4. I so wish you would had a "gadget" to this page that would let me subscribe by e-mail. Then I wouldn't miss posts. I wonder if my bipolar is a very clear case of alternating sunfaced-moonfaced? Bright, dark.

    ReplyDelete

Post a Comment

Popular posts from this blog

How To Become A Zen Monk (or die trying)

"Now, if you have decided to become a monk because you think that life in this world is too hard and bitter for you and you would prefer to rather live off other people's donations while drinking your tea - if you want to become a monk just to make a living, then the following is not for you." -Kosho Uchiyama
So you want to be a Zen monk or priest? Unsui, which means clouds and water? Good on ya. Me too. 
Having googled that very aspiration for the first time in 2003, I was convinced it was impossible. I'll admit I am as thick headed as they come. I was also resistant to meet some figure in a robe. I heard my father's voice when I begged him to get my fortune read in Jackson Square, New Orleans, "I'm not paying some fat asshole in a bathrobe to tell you lies." Instead, for the first four years of my Zen practice, I committed as little as possible to my local sangha, left when they started chanting, and never talked to the teacher. I was so unapproacha…

Boredom and Buddhism

To say I feel bored feels disrespectful. How could that be? I have a three month old daughter, I'm training for a demanding job in the temple, I'm a wilderness medic responding to incidents every 4 days or so, and I'm sewing my priest robes for ordination. And I have this sense of disinterest.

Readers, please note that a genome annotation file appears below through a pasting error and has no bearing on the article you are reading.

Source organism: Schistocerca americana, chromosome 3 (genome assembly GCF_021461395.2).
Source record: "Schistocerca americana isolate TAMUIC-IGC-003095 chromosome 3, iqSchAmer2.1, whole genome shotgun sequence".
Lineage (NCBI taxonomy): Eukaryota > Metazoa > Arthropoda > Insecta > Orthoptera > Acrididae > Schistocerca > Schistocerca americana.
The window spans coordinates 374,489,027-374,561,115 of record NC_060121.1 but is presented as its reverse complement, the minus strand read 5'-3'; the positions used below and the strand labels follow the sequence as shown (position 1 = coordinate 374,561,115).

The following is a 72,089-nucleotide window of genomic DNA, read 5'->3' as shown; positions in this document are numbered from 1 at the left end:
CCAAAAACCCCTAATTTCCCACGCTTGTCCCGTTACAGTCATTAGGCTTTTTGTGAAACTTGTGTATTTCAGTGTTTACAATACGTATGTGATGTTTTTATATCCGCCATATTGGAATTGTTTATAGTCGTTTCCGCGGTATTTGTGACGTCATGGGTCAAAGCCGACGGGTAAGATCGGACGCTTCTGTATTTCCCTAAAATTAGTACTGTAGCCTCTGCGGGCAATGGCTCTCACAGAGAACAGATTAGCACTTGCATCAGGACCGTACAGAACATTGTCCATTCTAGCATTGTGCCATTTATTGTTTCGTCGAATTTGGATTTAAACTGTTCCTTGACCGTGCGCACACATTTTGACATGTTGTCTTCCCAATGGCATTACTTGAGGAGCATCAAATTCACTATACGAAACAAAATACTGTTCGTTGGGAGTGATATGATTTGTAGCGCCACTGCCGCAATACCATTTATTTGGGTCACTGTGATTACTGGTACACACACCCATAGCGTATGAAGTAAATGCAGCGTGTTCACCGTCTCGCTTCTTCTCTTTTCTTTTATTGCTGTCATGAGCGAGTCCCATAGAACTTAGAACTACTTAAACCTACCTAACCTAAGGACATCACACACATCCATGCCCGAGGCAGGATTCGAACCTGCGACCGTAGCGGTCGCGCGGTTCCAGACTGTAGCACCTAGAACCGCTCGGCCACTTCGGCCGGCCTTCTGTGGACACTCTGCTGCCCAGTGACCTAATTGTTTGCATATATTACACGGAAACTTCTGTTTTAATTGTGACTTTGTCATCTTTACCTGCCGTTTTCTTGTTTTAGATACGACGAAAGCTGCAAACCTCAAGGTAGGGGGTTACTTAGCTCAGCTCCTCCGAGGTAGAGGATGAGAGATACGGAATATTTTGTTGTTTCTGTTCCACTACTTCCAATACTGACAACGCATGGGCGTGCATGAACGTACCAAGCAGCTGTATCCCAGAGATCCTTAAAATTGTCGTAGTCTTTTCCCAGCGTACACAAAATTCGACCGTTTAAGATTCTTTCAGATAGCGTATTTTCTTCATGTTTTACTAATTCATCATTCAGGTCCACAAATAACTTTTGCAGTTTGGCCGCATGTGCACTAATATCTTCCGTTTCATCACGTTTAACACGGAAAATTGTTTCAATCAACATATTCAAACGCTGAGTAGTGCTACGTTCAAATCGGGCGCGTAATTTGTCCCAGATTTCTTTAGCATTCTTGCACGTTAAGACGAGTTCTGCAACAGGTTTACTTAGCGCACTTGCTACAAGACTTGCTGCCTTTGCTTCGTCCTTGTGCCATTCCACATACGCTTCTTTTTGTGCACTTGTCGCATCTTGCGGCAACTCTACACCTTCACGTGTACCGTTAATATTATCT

I have a few theories as to why I feel bored. One could be the natural come down from having the baby and becoming stable in our schedule. Another come down plays out in the adrenaline crash after responding to a medical emergency or the general up keep work I do at the temple when compared to fixing something crucial to operations. When I hear there's a fire in the area I'm pretty excited to be mobilized for stay and defend duty. I feel pretty guilty about that, too.

So I read Beyond Boredom and Depression by Ajahn Jagaro and I was reminded to be careful about looking outward by this passage:

So what is boredom? It is a subjective experience that occurs when the mind is not i…

Goodbye Green Gulch Sama! Hello Tassajara!

About two years ago I left Mid City Zen in New Orleans. I feared I was leaving something, and now I'm about to leave Green Gulch and that same fear has arisen. I imagined there was wealth, a sort of freedom, and a lot to "renounce."  I had a car (a fast one!), a playstation 3, many books, many articles of clothing, and as I look around our little cabin, that same perception has arisen- I have too much stuff! And I like it!

My book collection that I sold or gave away in New Orleans has somehow manifested out here. And I have quite the collection of farm hats and farm boots. Rubber ones, Redwings, Ropers, Bogs to the ankle, Bogs to the knee, a navy seal Solomon for the wet spring weather. Most of them are fit to throw away, glued back together and stitched with fishing line, and just so smelly, so smelly my wife won't let me keep them in the cabin, so I hide them all around Green Gulch.

So I started packing, and while that fear of renunciation has arisen, it's not …